Mapping the logic of an argument helps you simplify complicated logic links and dependencies and spot unexpected gaps. It is useful at any stage of a project.
Use this to...
- Identify faulty logic.
- Spot logic leaps, gaps, or missing links.
- Root out incorrect dependencies.
- Safely challenge emotional arguments.
And finally! Logic Mapping works at any time during a sprint, but try it right before making a final decision – it can help you spot links between your evidence, assumptions and conclusions.
Watch out for...
Assume nothing! Your argument is only as strong as your assumptions, so why not do a Key Assumptions Check first and really put your logic through its paces?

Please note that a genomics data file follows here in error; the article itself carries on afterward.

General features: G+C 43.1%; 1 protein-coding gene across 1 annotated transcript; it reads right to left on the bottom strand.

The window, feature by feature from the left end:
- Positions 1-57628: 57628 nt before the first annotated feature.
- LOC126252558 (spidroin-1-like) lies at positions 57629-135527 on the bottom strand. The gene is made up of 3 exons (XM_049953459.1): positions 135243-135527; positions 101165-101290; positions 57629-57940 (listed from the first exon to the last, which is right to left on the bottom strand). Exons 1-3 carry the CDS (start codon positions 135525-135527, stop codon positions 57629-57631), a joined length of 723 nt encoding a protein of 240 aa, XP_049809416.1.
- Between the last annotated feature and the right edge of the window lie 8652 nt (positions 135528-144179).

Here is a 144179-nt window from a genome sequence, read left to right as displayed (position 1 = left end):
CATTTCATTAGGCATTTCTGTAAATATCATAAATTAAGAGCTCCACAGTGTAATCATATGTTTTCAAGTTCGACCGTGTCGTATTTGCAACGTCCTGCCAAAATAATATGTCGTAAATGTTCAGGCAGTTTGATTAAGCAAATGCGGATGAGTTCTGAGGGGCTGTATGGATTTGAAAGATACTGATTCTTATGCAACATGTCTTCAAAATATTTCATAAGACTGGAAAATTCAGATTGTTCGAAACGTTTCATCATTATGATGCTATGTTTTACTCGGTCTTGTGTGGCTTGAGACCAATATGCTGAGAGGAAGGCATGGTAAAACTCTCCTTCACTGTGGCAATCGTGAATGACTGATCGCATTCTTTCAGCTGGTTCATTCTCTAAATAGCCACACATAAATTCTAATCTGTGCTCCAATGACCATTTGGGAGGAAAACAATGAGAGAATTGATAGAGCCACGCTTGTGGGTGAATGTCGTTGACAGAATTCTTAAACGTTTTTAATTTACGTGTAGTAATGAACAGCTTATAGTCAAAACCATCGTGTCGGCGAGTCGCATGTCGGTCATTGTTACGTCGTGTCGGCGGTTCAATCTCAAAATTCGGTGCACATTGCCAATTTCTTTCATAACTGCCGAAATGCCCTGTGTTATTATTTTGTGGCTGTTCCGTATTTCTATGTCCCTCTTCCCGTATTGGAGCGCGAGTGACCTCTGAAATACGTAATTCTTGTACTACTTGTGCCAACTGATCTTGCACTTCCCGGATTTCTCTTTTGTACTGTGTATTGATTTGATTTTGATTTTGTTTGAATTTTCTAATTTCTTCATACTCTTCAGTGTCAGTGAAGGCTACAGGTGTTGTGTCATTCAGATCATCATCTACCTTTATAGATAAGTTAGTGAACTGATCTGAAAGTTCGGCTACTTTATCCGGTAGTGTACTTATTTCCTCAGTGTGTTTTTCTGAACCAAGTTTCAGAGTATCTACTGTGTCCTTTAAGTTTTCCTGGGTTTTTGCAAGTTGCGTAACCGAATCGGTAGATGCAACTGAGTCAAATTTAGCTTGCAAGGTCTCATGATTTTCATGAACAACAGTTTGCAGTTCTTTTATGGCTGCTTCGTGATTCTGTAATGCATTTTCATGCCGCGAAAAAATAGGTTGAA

- As a group listen to the different perspectives and study the data that supports them. Leverage the diversity of the group.
- Write down the main points of logic that underpin your argument against the discovery theme. Each one should include:
- A key argument
- A deduction
- A conclusion
- Group together similar themes and noticing any linking arguments or dependencies. Challenge each other during this process.
- Give each cluster a name. Are there are any imposters that shouldn’t be there?
- Draw two diagrams: one with the key points of the argument and the other for critical logic and issues. Iterate though as a group. This should be a slow methodical process.
- If your logic is flawed, discuss what must be done to correct it. What extra data do you need to fill gaps?